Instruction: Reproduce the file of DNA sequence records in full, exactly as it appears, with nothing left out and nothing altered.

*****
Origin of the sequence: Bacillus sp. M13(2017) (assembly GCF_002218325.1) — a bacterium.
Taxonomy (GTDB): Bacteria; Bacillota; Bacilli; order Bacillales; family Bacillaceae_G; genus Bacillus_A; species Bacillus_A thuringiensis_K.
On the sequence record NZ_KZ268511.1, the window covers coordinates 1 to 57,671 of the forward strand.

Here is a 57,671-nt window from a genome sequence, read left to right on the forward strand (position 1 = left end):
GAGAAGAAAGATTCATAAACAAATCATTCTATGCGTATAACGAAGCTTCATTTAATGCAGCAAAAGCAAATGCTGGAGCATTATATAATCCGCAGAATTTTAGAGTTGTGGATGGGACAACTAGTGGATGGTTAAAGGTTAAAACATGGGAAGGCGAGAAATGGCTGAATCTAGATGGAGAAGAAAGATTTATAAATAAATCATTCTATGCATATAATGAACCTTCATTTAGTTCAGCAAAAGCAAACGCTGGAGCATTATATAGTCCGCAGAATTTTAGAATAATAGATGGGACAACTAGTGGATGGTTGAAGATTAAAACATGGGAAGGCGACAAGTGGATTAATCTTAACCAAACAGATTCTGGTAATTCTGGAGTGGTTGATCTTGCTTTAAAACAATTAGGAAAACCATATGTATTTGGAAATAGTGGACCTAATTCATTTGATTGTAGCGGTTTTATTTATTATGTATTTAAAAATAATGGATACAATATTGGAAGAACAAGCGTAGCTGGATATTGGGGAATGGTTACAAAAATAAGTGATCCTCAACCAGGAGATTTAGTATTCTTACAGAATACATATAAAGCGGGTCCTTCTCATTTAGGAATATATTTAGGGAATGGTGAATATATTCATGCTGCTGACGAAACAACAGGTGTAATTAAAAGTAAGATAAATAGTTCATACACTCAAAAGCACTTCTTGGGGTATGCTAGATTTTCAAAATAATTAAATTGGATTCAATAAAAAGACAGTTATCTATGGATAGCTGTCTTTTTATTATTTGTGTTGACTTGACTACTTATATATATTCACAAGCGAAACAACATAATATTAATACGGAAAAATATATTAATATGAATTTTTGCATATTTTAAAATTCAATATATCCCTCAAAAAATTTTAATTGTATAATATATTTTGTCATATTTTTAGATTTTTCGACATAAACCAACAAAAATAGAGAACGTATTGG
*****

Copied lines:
Origin of the sequence: Bacillus sp. M13(2017) (assembly GCF_002218325.1) — a bacterium.
Taxonomy (GTDB): Bacteria; Bacillota; Bacilli; order Bacillales; family Bacillaceae_G; genus Bacillus_A; species Bacillus_A thuringiensis_K.
On the sequence record NZ_KZ268511.1, the window covers coordinates 1 to 57,671 of the forward strand.

Here is a 57,671-nt window from a genome sequence, read left to right on the forward strand (position 1 = left end):
GAGAAGAAAGATTCATAAACAAATCATTCTATGCGTATAACGAAGCTTCATTTAATGCAGCAAAAGCAAATGCTGGAGCATTATATAATCCGCAGAATTTTAGAGTTGTGGATGGGACAACTAGTGGATGGTTAAAGGTTAAAACATGGGAAGGCGAGAAATGGCTGAATCTAGATGGAGAAGAAAGATTTATAAATAAATCATTCTATGCATATAATGAACCTTCATTTAGTTCAGCAAAAGCAAACGCTGGAGCATTATATAGTCCGCAGAATTTTAGAATAATAGATGGGACAACTAGTGGATGGTTGAAGATTAAAACATGGGAAGGCGACAAGTGGATTAATCTTAACCAAACAGATTCTGGTAATTCTGGAGTGGTTGATCTTGCTTTAAAACAATTAGGAAAACCATATGTATTTGGAAATAGTGGACCTAATTCATTTGATTGTAGCGGTTTTATTTATTATGTATTTAAAAATAATGGATACAATATTGGAAGAACAAGCGTAGCTGGATATTGGGGAATGGTTACAAAAATAAGTGATCCTCAACCAGGAGATTTAGTATTCTTACAGAATACATATAAAGCGGGTCCTTCTCATTTAGGAATATATTTAGGGAATGGTGAATATATTCATGCTGCTGACGAAACAACAGGTGTAATTAAAAGTAAGATAAATAGTTCATACACTCAAAAGCACTTCTTGGGGTATGCTAGATTTTCAAAATAATTAAATTGGATTCAATAAAAAGACAGTTATCTATGGATAGCTGTCTTTTTATTATTTGTGTTGACTTGACTACTTATATATATTCACAAGCGAAACAACATAATATTAATACGGAAAAATATATTAATATGAATTTTTGCATATTTTAAAATTCAATATATCCCTCAAAAAATTTTAATTGTATAATATATTTTGTCATATTTTTAGATTTTTCGACATAAACCAACAAAAATAGAGAACGTATTGG